Forces driving demand for RegTech

By ThetaRay writer 10 months agoNo Comments
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RegTech is getting more attention in the fintech ecosystem this year, alongside the surge in cross-border money transfers and expansion of digital transfer platforms.

Accelerated by the COVID-19 pandemic, the popularity of electronic payments is spiking both the volume and complexity of financial transaction data. More sophisticated digital financial crimes are another side effect of the uptick in electronic transfers, with fast, ecommerce transactions a vehicle for criminals to exploit and cover money-laundering and other illicit financial activities.

These forces are challenging banks and payment service providers to fulfill their compliance obligation to help weed out the financial crime from normal activity.

As a result, financial institutions (FIs) are seeking more technologically advanced solutions to automate transaction monitoring.

Regulatory technology companies, known collectively as RegTech, are improving tools to help manage increased volumes with optimized performance.

Legacy control systems are limited by rules, when the focus should be on highlighting risk factors.

RegTech solutions applying AI and machine-learning technology to big data in cloud environments can help financial institutions and payment service providers ensure their growth trajectory, while enabling a risk-based approach. With enterprise momentum toward cloud-based systems, SaaS cloud-hosted RegTech solutions can especially streamline operations.

Here’s a deeper look at three major forces driving demand for RegTech solutions:  

More action required

With the rise in financial crimes, regulators globally are demanding more action to combat money-laundering.

Some examples of the many recent directives from regulators around the world:  

In the UAE, new guidelines by the central bank from November reflect Financial Action Task Force (FATF) standards. Money transfer firms must maintain effective AML/CFT programs using a risk-based approach to fulfilling obligations, including strong customer due diligence, continuous transaction monitoring, and suspicious transaction reporting.

In Asia, the Hong Kong Monetary Authority (HKMA) is specifically encouraging the adoption of cloud-based RegTech solutions as, more advanced technologies can “identify high-risk relationships, suspicious transactions and networks of mule accounts.”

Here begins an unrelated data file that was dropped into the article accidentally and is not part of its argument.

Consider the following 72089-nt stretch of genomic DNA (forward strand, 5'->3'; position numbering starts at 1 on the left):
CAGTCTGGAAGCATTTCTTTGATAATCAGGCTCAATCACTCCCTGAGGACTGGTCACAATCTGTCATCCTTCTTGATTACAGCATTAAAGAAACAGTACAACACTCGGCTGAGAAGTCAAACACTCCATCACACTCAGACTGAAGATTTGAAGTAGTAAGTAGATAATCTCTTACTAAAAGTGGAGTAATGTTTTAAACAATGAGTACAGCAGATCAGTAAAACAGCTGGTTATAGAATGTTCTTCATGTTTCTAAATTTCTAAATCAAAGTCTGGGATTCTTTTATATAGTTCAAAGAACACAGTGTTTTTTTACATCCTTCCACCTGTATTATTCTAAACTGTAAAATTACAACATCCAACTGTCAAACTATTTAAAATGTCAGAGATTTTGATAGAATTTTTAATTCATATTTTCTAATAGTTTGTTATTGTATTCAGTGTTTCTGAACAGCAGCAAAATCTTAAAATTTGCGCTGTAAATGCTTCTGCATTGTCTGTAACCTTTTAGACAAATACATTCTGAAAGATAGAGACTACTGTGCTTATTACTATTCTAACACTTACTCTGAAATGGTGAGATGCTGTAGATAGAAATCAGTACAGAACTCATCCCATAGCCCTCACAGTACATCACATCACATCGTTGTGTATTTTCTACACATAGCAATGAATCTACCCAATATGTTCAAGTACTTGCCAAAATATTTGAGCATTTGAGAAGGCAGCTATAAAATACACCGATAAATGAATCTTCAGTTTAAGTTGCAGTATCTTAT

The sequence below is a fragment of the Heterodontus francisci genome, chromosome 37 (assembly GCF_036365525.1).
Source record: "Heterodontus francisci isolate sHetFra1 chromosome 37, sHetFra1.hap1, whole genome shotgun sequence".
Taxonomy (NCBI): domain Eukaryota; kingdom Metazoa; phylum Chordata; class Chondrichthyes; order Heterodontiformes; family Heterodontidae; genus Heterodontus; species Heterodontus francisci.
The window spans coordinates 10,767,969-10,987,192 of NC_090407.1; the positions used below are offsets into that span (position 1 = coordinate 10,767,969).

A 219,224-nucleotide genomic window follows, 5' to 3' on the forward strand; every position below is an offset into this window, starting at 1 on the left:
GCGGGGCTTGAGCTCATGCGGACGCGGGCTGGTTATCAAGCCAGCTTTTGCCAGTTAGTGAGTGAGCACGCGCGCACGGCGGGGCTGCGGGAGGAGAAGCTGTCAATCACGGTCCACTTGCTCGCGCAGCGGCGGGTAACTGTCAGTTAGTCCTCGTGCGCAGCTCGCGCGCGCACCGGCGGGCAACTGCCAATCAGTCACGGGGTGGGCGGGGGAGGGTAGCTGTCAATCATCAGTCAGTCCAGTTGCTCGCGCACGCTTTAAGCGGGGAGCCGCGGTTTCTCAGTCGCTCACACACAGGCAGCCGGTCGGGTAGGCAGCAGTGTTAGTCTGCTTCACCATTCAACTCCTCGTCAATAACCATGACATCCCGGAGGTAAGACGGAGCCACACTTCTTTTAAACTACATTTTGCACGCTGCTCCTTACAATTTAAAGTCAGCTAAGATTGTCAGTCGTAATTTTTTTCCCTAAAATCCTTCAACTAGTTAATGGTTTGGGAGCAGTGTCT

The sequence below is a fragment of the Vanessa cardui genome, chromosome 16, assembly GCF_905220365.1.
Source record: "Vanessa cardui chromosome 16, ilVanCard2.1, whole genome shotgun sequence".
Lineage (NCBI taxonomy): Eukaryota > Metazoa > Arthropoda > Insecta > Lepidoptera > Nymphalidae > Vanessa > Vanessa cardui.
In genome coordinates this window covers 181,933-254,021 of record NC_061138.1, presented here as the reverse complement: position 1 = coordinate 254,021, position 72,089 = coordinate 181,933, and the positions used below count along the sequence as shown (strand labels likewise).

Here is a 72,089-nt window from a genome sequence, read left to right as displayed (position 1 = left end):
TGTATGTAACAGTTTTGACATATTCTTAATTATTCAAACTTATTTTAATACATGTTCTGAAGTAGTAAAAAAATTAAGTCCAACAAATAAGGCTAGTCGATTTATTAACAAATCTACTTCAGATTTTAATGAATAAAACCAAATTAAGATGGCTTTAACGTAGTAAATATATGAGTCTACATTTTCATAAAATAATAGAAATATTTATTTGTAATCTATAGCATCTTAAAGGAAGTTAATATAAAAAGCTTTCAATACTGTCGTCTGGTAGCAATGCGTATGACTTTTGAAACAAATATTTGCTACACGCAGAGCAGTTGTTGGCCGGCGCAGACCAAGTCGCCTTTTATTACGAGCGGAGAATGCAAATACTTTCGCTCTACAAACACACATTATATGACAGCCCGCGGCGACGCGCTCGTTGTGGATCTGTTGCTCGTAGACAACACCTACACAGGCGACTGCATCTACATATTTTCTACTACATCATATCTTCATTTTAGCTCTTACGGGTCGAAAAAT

The EU is also moving to crack down on money-laundering, kicking off a major campaign headlined: #EUstopsdirtymoney. A new EU AML authority will be set up requiring tighter controls across the EU to ensure the private sector consistently applies AML rules and regulations.

Meanwhile, the Bank of Ireland issued new guidelines in June, in line with the European Banking Authority, highlighting the issue of de-risking, noting it is not acceptable for firms to terminate large categories of customers without conducting individual risk assessments to determine whether there are any increased CDD measures which could be applied to allow the customer relationship to be maintained.

Rising costs of compliance

High costs of compliance are also driving FIs to search for new and more efficient solutions from RegTech providers.

The operation of compliance departments and manpower involved in investigations can weigh heavily on the bottom line of FIs.

Rules-based systems can be counterproductive and ineffective in dealing with the rising volume of data, as they are known for triggering a high rate of false positives and a large volume of alerts. As a result, heavy resources must be invested in the investigation processes.

On top of these costs are the fines regulators are imposing for non-compliance. In the past year, fines have already surpassed $1.9 Billion in 2021, according to estimates, a similar level to 2021 but five times higher than the $444m total of 2019.

Growing number of players  

Digital payment platforms and online banks are disrupting the market today, offering lower costs enabled by online-only business operations.

With the growth in the number of financial players, monitoring of money transfer activities is becoming more complex.

Correspondent banking transactions involve a complex sequence of bank participants operating across multiple currencies, with varying levels of completeness in identifying information across transaction participants with different responsibilities across the full path.

Banks are tasked with pin-pointing risk across complex global transactions. For payment service providers, the risk of failing to adequately monitor transactions opens the risk of being shut off by network partners and the ability to grow.

In this environment, banks are faced with the dilemma of reducing business and de-risking payment service providers. Regulators are moving in parallel to bring PSPs under compliance regimes.

More sophisticated Regtech solutions can improve visibility and monitor the entire payment chain in order to detect suspicious activities across the full path.  

In sum, the use of innovative RegTech solutions can help reduce investigation time, bolster financial inclusion and detect the unknown-unknowns.  At the end of the day, RegTech can help financial institutions grow business with new corridors which benefits all players including customers.



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